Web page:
Neonatal Infection Classifications Congenital (Intrauterine), Early-onset (perinatal), Late-onset (after perinatal period)
Neonatal Infections: Common Types Group B Strep, Sepsis, Herpes Simplex Virus
Neonatal Infection Manifestation (Respiratory) Apnea, bradycardia, tachypnea, grunting, nasal flaring, retractions, decreased O2 sat, metabolic acidosis.
Neonatal Infection Manifestation (Cardiovascular) Decreased cardiac output, tachycardia, hypotension, decreased perfusion.
Neonatal Infection Manifestation (Central Nervous) Temperature instability, lethargy, hypotonic, irritability, seizures
Neonatal Infection Manifestation (GI) Feeding intolerance, abdominal distention, vomiting, diarrhea
Neonatal Infection Manifestation (Integumentary) Jaundice, pallor, petechia, mottling.
Prevention of Neonatal Infection Hand washing, standard precautions, frequent replacement of equipment (IV tubing, NG/OG tubes), keeping environment and equipment free of contamination, breastfeeding.
Treatment of Neonatal Infection Medication therapy: antibiotic agents, antifungal agents, antiviral agents; supporting compromised body systems.
Necrotizing Entercolitis: Cause Acute inflammation of the GI mucose complicated by perforations; exact cause is unknown, but the following has been associated with the development of NEC (intestinal ischemia, colonization, substrate in intestinal lumen.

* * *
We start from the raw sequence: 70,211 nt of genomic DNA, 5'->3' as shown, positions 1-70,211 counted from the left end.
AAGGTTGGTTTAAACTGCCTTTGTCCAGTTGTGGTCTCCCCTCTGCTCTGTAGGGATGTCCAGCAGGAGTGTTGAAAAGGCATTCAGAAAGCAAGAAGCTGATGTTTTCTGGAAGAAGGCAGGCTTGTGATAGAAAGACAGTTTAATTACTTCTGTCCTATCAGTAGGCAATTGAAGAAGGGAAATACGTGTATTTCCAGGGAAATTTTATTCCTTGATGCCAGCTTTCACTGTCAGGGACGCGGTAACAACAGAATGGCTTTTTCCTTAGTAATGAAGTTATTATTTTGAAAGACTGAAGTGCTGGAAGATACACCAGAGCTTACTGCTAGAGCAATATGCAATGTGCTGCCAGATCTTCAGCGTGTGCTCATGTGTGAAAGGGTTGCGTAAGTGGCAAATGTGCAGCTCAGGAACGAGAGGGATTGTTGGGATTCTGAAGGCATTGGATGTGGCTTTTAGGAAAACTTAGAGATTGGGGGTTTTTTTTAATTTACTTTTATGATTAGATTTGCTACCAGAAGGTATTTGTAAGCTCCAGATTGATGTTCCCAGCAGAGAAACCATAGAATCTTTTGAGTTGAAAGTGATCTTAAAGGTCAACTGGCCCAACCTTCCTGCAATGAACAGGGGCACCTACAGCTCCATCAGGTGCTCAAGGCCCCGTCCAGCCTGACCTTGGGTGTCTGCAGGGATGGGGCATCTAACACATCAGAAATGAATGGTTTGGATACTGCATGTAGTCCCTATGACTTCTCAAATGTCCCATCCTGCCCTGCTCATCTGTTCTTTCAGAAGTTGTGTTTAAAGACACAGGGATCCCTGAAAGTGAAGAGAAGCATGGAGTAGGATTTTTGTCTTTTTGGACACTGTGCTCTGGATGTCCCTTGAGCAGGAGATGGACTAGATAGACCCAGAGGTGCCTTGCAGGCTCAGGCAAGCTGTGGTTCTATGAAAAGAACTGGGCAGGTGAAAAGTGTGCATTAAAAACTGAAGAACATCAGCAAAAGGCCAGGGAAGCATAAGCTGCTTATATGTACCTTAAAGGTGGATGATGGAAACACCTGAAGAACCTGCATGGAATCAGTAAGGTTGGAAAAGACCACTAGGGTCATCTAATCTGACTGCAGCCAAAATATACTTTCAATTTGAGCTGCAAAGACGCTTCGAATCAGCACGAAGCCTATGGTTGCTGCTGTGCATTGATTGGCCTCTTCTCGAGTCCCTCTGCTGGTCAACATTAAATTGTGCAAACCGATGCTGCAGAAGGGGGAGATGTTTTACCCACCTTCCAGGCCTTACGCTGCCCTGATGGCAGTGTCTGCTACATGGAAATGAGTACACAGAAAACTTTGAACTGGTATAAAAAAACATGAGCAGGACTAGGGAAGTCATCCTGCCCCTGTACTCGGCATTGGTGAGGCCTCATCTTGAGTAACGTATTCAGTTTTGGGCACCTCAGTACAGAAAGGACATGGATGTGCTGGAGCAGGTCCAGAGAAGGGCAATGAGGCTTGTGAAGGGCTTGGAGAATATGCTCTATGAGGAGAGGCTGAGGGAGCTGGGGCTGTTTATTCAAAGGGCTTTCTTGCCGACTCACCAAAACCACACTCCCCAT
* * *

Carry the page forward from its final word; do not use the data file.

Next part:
Necrotizing Entercolitis: Manifestations Lethargy, hypotonia, pallor, recurrent apnea/bradycardia, decreased oxygen saturation, respiratory distress, temperature instability, metabolic acidosis, cyanosis, GI s/s (abdominal distention, increasing or bile stained gastric aspiration, bloody stools)
Necrotizing Entercolitis: Treatments Supportive in regards to compromised body systems; prevention in regards to bowel perforation (NPO, NG to low suction, antibiotic therapy, prevention of further infection, parental nutrition); surgical intervention
(PPHN) Persistent Pulmonary Hypertension: Cause Unknown; heart is structurally normal however the right-to-left shunt that was present in fetal circulation persists into extrauterine life; most common in tern & post-term infants.
PPHN Manifestations Cyanosis & tachycardia at birth; progresses into respiratory distress and severe pulmonary hypertension.
PPHN Treatment ECMO; high frequency ventilation, nitric oxide therapy.
SIDS Death of an infant <1 year that is unexplained after a complete investigation and post-mortem exam. (Attributed to back sleep).
SIDS Prevention Back to sleep until 6 months; appropriate bedding; maternal smoking risk; dangers of co-sleeping on non-infant surfaces.
Substance Exposed Newborns: Most Common Tobacco, Alcohol, Marijuana
Fetal Alcohol Syndrome Physical and mental disorders that appear at birth; long term
Neonatal Abstinence Syndrome Drug dependency aquired in utero manifested by neurological behaviors and physical behaviors.
Nursing Assessment for Substance Exposed Newborns Maternal history, risk behaviors, toxicology, newborn behaviors.
Nursing Management of Substance Exposed Newborns Comfort promotion, stimuli reduction, nutrition, prevention of complications, parent-newborn interactions.
Created by: nglidden